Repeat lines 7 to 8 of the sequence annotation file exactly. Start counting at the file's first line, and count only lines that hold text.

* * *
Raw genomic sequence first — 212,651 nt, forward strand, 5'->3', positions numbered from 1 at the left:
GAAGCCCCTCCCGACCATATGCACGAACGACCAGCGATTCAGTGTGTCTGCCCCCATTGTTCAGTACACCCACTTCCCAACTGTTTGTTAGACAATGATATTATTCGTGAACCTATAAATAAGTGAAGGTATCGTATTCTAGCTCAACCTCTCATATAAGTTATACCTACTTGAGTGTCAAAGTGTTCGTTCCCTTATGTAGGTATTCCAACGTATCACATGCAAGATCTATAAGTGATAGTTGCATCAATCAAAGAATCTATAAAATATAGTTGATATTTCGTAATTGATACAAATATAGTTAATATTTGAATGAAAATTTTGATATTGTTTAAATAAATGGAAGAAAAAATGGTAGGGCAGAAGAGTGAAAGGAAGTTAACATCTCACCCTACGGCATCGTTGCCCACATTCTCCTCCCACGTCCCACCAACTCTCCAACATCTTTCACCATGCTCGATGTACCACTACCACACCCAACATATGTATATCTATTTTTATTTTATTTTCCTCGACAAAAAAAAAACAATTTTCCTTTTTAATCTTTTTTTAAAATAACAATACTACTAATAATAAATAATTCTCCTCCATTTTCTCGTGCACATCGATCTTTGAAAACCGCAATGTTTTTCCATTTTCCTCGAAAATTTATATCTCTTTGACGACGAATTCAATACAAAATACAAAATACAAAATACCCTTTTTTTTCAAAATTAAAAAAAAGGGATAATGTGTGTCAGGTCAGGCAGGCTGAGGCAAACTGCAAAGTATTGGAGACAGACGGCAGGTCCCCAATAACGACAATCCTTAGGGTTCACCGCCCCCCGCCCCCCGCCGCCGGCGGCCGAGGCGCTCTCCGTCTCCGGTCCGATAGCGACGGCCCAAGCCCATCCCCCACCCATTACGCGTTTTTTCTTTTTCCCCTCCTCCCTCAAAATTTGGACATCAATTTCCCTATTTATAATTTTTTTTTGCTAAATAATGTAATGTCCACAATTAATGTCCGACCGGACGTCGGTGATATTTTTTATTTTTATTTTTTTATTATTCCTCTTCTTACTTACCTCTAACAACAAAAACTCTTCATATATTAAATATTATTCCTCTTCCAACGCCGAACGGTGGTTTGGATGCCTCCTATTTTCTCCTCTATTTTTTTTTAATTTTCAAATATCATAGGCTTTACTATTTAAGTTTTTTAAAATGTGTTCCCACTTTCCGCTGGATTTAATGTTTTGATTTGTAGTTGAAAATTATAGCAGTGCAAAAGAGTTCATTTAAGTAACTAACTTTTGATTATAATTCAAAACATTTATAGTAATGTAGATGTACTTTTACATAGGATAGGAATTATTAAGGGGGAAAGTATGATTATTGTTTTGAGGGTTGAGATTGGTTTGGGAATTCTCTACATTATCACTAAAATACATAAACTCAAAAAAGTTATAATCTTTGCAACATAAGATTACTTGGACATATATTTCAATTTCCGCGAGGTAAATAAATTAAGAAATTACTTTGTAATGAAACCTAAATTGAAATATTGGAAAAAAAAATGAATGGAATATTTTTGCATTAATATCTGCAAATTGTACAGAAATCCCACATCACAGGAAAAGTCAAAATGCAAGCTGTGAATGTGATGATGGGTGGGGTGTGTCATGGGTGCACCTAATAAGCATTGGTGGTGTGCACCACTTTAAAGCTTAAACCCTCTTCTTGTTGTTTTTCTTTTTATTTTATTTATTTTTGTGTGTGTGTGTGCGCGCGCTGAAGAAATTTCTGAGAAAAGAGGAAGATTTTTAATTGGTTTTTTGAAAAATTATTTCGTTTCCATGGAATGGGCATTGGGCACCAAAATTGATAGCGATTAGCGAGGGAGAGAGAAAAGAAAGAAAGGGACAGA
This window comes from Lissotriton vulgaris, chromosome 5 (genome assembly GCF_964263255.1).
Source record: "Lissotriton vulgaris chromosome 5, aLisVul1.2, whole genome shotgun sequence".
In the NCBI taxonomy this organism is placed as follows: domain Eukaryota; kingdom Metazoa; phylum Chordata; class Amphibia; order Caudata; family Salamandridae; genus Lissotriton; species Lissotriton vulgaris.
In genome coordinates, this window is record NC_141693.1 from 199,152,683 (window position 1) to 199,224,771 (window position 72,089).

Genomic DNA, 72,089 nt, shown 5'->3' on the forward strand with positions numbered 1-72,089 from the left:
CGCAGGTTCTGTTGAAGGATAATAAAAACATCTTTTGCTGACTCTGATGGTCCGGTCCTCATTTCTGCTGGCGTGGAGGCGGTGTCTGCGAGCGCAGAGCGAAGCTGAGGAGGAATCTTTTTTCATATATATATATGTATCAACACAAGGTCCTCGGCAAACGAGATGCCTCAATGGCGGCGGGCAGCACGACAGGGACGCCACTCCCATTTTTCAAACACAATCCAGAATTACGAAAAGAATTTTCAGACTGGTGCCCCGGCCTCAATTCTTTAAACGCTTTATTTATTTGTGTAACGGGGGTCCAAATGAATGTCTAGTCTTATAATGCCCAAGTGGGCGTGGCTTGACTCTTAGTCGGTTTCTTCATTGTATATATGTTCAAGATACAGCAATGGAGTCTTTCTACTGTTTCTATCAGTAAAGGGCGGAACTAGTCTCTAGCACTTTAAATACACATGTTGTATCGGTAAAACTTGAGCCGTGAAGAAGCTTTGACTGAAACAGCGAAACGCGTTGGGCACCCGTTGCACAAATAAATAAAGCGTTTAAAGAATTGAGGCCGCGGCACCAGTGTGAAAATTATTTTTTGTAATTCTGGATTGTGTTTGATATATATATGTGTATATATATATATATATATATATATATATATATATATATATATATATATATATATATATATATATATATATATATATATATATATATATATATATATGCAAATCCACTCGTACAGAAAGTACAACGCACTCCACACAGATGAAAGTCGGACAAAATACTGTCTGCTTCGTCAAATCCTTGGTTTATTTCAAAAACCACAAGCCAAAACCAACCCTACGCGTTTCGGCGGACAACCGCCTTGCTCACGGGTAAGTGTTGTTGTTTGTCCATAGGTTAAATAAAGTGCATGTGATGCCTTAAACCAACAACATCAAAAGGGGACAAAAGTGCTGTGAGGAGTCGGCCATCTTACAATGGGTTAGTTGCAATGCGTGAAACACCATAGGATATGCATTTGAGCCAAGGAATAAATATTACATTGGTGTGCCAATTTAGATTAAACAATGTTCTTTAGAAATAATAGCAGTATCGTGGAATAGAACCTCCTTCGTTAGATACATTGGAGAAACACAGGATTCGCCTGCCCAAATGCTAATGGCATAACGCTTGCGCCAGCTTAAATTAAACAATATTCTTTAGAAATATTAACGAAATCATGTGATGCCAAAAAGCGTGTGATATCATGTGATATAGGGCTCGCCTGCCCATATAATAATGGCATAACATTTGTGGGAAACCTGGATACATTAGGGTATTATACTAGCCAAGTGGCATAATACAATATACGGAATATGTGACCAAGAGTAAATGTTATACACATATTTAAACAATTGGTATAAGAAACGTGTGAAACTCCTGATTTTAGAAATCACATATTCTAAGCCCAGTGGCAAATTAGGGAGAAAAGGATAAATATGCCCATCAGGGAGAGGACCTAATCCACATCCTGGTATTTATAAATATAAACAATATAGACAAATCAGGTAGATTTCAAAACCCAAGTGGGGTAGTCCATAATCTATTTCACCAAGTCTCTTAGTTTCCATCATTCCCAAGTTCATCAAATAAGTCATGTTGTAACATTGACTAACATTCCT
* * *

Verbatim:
Genomic DNA, 72,089 nt, shown 5'->3' on the forward strand with positions numbered 1-72,089 from the left:
CGCAGGTTCTGTTGAAGGATAATAAAAACATCTTTTGCTGACTCTGATGGTCCGGTCCTCATTTCTGCTGGCGTGGAGGCGGTGTCTGCGAGCGCAGAGCGAAGCTGAGGAGGAATCTTTTTTCATATATATATATGTATCAACACAAGGTCCTCGGCAAACGAGATGCCTCAATGGCGGCGGGCAGCACGACAGGGACGCCACTCCCATTTTTCAAACACAATCCAGAATTACGAAAAGAATTTTCAGACTGGTGCCCCGGCCTCAATTCTTTAAACGCTTTATTTATTTGTGTAACGGGGGTCCAAATGAATGTCTAGTCTTATAATGCCCAAGTGGGCGTGGCTTGACTCTTAGTCGGTTTCTTCATTGTATATATGTTCAAGATACAGCAATGGAGTCTTTCTACTGTTTCTATCAGTAAAGGGCGGAACTAGTCTCTAGCACTTTAAATACACATGTTGTATCGGTAAAACTTGAGCCGTGAAGAAGCTTTGACTGAAACAGCGAAACGCGTTGGGCACCCGTTGCACAAATAAATAAAGCGTTTAAAGAATTGAGGCCGCGGCACCAGTGTGAAAATTATTTTTTGTAATTCTGGATTGTGTTTGATATATATATGTGTATATATATATATATATATATATATATATATATATATATATATATATATATATATATATATATATATATATATATATATATATATATATATATATATGCAAATCCACTCGTACAGAAAGTACAACGCACTCCACACAGATGAAAGTCGGACAAAATACTGTCTGCTTCGTCAAATCCTTGGTTTATTTCAAAAACCACAAGCCAAAACCAACCCTACGCGTTTCGGCGGACAACCGCCTTGCTCACGGGTAAGTGTTGTTGTTTGTCCATAGGTTAAATAAAGTGCATGTGATGCCTTAAACCAACAACATCAAAAGGGGACAAAAGTGCTGTGAGGAGTCGGCCATCTTACAATGGGTTAGTTGCAATGCGTGAAACACCATAGGATATGCATTTGAGCCAAGGAATAAATATTACATTGGTGTGCCAATTTAGATTAAACAATGTTCTTTAGAAATAATAGCAGTATCGTGGAATAGAACCTCCTTCGTTAGATACATTGGAGAAACACAGGATTCGCCTGCCCAAATGCTAATGGCATAACGCTTGCGCCAGCTTAAATTAAACAATATTCTTTAGAAATATTAACGAAATCATGTGATGCCAAAAAGCGTGTGATATCATGTGATATAGGGCTCGCCTGCCCATATAATAATGGCATAACATTTGTGGGAAACCTGGATACATTAGGGTATTATACTAGCCAAGTGGCATAATACAATATACGGAATATGTGACCAAGAGTAAATGTTATACACATATTTAAACAATTGGTATAAGAAACGTGTGAAACTCCTGATTTTAGAAATCACATATTCTAAGCCCAGTGGCAAATTAGGGAGAAAAGGATAAATATGCCCATCAGGGAGAGGACCTAATCCACATCCTGGTATTTATAAATATAAACAATATAGACAAATCAGGTAGATTTCAAAACCCAAGTGGGGTAGTCCATAATCTATTTCACCAAGTCTCTTAGTTTCCATCATTCCCAAGTTCATCAAATAAGTCATGTTGTAACATTGACTAACATTCCT